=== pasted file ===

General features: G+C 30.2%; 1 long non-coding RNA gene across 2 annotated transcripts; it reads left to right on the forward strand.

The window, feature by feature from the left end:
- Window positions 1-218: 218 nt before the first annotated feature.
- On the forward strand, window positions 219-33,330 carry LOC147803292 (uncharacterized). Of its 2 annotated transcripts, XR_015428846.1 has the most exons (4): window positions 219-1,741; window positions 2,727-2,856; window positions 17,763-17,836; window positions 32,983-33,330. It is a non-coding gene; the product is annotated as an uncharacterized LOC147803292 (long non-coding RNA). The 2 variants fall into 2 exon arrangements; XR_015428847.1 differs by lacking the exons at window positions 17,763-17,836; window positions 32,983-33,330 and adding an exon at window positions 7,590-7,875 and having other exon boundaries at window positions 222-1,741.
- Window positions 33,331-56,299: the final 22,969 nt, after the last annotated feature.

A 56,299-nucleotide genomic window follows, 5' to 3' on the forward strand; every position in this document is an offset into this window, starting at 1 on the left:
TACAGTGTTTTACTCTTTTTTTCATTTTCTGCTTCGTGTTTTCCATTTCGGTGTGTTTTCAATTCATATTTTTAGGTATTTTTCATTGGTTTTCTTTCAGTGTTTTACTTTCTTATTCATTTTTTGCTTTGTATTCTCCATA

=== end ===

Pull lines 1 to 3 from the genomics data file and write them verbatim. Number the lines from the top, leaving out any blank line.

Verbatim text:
General features: G+C 30.2%; 1 long non-coding RNA gene across 2 annotated transcripts; it reads left to right on the forward strand.

The window, feature by feature from the left end:
- Window positions 1-218: 218 nt before the first annotated feature.